The WPM Remote Wildlife Vaccine Delivery System is a patented, groundbreaking approach to achieving population goals in wild and feral animals in the most humane, safe and efficient manner possible, one that preserves species and habitats. Our patented system is designed to deliver vaccines and contraceptives, monitor health, track locations, and capture critical data on individual animals and their management.
The core of the WPM system is the Hub, a high-tech command center that attracts the targeted species with their preferred feed. Most animals are comfortable with the Hub in 24 hours.
WPM’s cameras capture every angle of the animal to identify gender, support and verify RFID microchip and vaccine delivery. All video is recorded, stored and available for download.
Animals are implanted with an RFID microchip while feeding in the Hub. The chip’s unique ID number enables data collection, individual tracking, health monitoring, and alerts for booster vaccines.
Birth control and other vaccines are delivered to the animal while in the Hub via a low velocity dart, which startles, but does not stop the animal from feeding. The darts are tethered for ease of disposal.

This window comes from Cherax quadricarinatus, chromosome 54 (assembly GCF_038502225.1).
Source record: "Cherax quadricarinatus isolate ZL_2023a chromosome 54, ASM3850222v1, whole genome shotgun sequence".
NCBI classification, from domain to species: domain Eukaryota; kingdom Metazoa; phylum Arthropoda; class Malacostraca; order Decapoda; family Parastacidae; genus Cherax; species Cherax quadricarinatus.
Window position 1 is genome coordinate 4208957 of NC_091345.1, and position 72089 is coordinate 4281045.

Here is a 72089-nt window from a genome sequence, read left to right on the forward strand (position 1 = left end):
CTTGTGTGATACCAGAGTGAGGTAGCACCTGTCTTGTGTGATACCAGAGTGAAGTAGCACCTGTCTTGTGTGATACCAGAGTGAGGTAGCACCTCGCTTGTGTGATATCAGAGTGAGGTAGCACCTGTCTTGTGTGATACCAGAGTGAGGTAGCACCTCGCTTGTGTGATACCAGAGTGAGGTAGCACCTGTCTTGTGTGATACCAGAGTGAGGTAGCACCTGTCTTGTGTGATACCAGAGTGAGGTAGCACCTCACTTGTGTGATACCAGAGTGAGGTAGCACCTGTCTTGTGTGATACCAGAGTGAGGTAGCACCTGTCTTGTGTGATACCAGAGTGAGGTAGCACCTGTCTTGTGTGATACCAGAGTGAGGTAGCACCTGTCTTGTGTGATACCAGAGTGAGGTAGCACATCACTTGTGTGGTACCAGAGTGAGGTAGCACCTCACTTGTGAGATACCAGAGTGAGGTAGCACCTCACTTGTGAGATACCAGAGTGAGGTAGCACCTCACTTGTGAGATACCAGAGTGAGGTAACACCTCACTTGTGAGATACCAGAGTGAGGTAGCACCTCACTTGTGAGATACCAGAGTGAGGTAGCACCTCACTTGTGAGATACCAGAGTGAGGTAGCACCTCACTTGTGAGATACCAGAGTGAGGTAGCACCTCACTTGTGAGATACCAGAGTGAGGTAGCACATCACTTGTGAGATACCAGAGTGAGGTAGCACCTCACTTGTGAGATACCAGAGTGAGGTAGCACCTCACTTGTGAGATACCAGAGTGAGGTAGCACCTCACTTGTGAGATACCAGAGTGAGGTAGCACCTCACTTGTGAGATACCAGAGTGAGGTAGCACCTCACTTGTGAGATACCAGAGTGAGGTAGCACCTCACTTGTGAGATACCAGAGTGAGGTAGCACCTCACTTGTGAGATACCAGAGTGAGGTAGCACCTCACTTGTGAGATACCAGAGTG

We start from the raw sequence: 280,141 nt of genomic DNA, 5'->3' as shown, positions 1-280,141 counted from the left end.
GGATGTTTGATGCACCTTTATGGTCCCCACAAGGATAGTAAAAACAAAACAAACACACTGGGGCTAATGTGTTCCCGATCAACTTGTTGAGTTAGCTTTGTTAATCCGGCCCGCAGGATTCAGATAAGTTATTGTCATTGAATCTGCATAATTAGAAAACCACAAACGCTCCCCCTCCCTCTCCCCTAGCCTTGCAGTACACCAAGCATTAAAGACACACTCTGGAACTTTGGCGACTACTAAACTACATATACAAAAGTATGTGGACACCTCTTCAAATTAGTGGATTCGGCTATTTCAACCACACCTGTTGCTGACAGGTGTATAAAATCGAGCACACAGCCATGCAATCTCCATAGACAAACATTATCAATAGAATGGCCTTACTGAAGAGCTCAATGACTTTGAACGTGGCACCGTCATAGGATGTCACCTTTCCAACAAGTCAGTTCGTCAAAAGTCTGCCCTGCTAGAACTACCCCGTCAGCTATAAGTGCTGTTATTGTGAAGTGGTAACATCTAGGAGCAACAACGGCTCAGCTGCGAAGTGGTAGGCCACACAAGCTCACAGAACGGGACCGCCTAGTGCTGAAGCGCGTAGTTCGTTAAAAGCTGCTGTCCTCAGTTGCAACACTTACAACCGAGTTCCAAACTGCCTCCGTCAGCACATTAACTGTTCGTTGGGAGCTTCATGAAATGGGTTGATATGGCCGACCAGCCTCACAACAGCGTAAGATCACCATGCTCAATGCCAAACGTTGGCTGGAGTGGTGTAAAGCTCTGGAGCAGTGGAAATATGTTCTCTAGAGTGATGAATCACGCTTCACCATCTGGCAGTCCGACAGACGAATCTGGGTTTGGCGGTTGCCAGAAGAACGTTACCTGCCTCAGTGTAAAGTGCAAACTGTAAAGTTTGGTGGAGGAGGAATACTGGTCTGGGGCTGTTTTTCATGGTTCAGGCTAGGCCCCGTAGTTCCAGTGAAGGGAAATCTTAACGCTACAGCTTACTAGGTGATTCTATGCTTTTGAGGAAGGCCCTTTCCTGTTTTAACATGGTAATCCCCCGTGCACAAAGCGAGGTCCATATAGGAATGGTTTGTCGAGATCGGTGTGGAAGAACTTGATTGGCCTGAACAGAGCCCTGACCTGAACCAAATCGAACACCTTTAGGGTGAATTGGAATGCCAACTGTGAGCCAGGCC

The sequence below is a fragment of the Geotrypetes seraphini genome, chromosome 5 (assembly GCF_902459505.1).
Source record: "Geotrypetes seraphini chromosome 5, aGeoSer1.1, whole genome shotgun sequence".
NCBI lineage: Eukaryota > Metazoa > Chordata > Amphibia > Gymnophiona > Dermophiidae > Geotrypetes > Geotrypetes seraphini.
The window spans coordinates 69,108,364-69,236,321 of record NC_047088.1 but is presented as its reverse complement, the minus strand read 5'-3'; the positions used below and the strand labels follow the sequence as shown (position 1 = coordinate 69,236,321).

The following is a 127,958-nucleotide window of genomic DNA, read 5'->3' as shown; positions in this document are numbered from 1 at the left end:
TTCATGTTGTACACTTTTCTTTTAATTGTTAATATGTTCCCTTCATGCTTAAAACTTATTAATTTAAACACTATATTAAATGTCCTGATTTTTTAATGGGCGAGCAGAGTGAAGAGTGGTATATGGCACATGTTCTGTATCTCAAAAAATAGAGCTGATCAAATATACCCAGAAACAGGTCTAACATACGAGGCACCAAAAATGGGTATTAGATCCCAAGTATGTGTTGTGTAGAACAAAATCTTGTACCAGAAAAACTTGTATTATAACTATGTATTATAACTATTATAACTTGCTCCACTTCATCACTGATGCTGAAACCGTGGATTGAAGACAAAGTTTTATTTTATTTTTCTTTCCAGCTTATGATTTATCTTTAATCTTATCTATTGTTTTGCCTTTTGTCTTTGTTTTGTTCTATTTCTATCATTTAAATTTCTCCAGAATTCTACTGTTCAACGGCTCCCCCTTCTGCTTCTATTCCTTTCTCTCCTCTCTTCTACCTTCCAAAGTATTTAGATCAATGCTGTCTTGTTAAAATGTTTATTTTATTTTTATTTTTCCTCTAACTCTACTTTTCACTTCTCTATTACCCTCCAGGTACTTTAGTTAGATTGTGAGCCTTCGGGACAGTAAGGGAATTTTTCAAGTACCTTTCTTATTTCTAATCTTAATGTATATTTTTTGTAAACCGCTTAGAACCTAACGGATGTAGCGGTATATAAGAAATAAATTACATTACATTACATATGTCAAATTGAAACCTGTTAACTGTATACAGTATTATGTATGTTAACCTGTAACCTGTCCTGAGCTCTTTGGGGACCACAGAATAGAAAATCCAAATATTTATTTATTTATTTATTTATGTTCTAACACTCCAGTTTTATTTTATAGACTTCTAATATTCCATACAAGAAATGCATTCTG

The system is supported by solar power and satellite communications for 24/7 operability. Operators anywhere in the world can send commands and retrieve data and video remotely.
We are currently developing facial recognition technology for wild horses. This would be a less invasive, more cost-effective alternative to RFID chipping.
We are a band of scientists, engineers, ranch managers, and outdoor enthusiasts who are dedicated to creating wildlife management solutions that respect all stakeholders, especially the animals.
Each year, the U.S. free-roaming horse population increases by an average of 20 percent, which is environmentally and financially unsustainable. WPM’s Remote Wildlife Vaccination Management System has the potential to dramatically improve population management of wild and feral horses through a more effective, safe vaccination program and by eliminating the stress and expense of helicopters and roundups.
Growing up on the Laguna Pueblo in New Mexico, I watched my grandfather, who had a sixth grade education and deep knowledge of ecology based on native traditions, care for the land. He said, ‘If I don’t take care of mother earth, she won’t take care of my animals or my family.’ Now, it is up to us to manage the land. We’re challenged by the overpopulation of free-roaming horses, which is turning parts of the pueblo’s lands into uninhabitable desert. There has been so much degradation to the land, which impacts other wildlife and our way of life that I am hopeful about the humane system developed by Wildlife Protection Management. We need all the help we can get.